Unformatted text preview: to all students (not just the
handicapped) ranging from approximately 16 percent of funding for elementary students to
27 percent for high school students. Charter schools receive this funding whether or not
they enroll special needs students or provide services. High-cost handicaps and residential 102 Appendix Arizona and private school placement are funded through additional add-on weights.
At-Risk Funding: Discretionary grants are available for K-3 at-risk programs.
Adjustment for Longer School Day: Charter schools are eligible for an additional 3 percent of funding (increasing to 5 percent in 1999-2000) for school years of more than 200 days.
Transportation Support: Transportation funding for charter schools can be spent for any legitimate purpose. State-authorized charter schools received a flat $174 per member in
1998-99. A district-authorized charter school’s transportation allowance is based on the
approved daily route-miles for school transportation and the number of eligible students
transported. For 1998-99, district-authorized charter schools received $1.59 -$1.95 per
mile (depends on ratio of pupils to route miles) and paid parents 10 cents or 25 cents per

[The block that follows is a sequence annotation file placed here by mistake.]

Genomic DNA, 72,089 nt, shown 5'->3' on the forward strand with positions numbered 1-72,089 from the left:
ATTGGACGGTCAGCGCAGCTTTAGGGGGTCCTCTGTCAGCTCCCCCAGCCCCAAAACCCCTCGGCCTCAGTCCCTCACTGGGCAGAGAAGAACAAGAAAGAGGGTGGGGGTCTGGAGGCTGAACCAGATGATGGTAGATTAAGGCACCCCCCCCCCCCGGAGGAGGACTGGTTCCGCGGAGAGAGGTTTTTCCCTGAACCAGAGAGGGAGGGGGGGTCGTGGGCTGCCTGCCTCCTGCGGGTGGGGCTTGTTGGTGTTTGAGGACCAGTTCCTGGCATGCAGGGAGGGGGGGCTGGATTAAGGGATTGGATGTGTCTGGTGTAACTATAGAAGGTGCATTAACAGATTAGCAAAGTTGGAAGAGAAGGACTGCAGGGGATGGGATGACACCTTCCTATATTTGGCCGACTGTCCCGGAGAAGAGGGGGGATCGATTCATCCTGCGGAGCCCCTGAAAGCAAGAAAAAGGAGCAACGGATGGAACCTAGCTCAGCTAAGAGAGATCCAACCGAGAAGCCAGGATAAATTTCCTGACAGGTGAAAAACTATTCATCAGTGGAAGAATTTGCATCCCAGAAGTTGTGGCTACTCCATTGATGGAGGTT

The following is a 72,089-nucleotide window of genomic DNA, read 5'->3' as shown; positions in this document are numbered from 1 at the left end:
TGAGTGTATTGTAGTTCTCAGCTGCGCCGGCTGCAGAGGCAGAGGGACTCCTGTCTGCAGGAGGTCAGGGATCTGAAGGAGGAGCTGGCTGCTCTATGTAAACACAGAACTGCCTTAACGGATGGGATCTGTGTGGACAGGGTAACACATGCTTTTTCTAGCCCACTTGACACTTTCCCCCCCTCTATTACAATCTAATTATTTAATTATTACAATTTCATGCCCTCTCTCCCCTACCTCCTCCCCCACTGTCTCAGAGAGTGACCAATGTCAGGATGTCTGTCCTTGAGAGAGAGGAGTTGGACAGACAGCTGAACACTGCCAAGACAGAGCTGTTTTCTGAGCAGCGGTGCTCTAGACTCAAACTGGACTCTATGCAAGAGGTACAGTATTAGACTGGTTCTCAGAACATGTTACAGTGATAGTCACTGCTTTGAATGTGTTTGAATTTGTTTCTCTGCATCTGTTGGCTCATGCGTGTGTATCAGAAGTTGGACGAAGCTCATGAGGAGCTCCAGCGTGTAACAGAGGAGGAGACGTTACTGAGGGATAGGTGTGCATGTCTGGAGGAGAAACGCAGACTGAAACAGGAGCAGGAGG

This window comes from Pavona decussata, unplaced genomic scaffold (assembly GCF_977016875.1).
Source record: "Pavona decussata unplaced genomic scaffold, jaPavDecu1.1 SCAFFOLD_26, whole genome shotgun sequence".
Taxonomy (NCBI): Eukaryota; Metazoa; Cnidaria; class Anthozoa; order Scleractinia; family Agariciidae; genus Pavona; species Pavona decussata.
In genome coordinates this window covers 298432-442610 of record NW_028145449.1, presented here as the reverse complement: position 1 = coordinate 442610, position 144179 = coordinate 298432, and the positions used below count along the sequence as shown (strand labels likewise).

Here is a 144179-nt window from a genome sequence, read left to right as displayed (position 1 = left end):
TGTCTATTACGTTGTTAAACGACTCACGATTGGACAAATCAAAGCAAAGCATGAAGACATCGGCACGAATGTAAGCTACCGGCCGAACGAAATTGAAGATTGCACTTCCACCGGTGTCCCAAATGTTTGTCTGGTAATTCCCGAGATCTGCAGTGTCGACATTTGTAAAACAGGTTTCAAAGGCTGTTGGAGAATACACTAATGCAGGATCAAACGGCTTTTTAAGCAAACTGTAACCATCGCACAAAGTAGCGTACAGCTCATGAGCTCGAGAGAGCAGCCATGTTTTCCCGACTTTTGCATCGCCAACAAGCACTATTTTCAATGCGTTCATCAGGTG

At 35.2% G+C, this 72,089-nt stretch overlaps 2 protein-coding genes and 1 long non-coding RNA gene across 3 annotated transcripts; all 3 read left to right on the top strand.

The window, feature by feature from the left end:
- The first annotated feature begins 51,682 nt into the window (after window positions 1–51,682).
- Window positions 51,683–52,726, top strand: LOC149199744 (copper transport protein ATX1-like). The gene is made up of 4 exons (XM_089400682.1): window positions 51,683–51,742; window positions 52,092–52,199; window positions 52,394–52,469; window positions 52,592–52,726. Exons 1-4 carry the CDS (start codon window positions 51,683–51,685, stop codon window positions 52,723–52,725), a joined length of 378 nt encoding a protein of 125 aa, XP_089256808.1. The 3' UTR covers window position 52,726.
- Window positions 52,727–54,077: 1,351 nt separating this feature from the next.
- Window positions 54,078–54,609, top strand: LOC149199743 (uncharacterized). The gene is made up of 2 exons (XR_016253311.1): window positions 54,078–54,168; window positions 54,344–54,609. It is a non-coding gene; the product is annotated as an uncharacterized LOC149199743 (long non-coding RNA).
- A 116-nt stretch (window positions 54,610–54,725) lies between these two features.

mile to drive their children to school. Charter schools can use the difference (about $1.50
per mile) to spend on programming. School districts get the $1.50 - $1.92 per mile
reimbursement mostly for school buses, but because so many miles are involved when
parents drive their own children to a charter school, thousands of dollars per pupil are
generated. The Arizona Joint Legislative Bureau computed that one charter school was
receiving $12,080 per member for transportation. The average transportation cost for
district-authorized charter schools in 1998-99 was $2,144.
Capital and Facilities Assistance: All charter schools receive capital and facilities funding: District-authorized charter schools are funded based on characteristics of the sponsoring
school district; state-authorized charter schools are funded based on characteristics of the
school itself. Some capital funding depends on grade level and school size. The capital
outlay revenue limit program provides $195 (large elementary schools) to $330 per pupil
(small high schools). The capital levy revenue limit program, which depends on school
size but not grade level, provides $195 (large schools) to $300 per pupil (small schools).
Regular and charter high schools get $70 per pupil for textbooks, which in Arizona is
considered a capital expense. A third capital assistance program, providing $496 per pupil
for K-8 schools and $569 per pupil for high schools, is available only to charter schools.
School districts get funding under the new school construction program. Based on need,
funding for school districts averages only about $400 per pupil per year. With voter
approval, however, school districts can also sell tax exempt bonds to finance construction.
Overall, facilities funding for charter schools ranges from $900 to $1,300 per student.
Since charter schools qualify for capital funding as if they wer...
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This note was uploaded on 02/11/2013 for the course ECON 101 taught by Professor Smith during the Spring '09 term at Harvard.
- Spring '09